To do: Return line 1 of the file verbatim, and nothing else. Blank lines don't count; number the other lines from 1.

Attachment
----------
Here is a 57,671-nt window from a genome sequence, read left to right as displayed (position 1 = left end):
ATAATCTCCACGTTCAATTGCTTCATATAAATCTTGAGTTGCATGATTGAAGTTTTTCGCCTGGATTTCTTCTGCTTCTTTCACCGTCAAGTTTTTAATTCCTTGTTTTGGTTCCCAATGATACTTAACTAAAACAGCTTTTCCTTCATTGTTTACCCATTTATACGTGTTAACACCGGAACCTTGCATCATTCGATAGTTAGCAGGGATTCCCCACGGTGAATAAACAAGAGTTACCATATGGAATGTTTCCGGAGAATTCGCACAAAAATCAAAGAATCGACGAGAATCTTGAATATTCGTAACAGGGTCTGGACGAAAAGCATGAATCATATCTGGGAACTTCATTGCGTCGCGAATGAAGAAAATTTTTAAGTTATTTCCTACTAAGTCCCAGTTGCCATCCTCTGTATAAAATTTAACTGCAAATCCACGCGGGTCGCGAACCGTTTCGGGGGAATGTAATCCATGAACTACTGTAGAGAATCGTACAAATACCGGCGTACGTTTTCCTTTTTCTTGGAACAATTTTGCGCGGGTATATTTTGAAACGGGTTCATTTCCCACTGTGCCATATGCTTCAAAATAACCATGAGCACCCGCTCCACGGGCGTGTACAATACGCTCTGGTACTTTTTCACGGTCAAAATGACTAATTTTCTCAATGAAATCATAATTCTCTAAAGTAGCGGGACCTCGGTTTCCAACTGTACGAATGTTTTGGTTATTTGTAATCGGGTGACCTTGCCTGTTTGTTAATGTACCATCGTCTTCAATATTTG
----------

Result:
Here is a 57,671-nt window from a genome sequence, read left to right as displayed (position 1 = left end):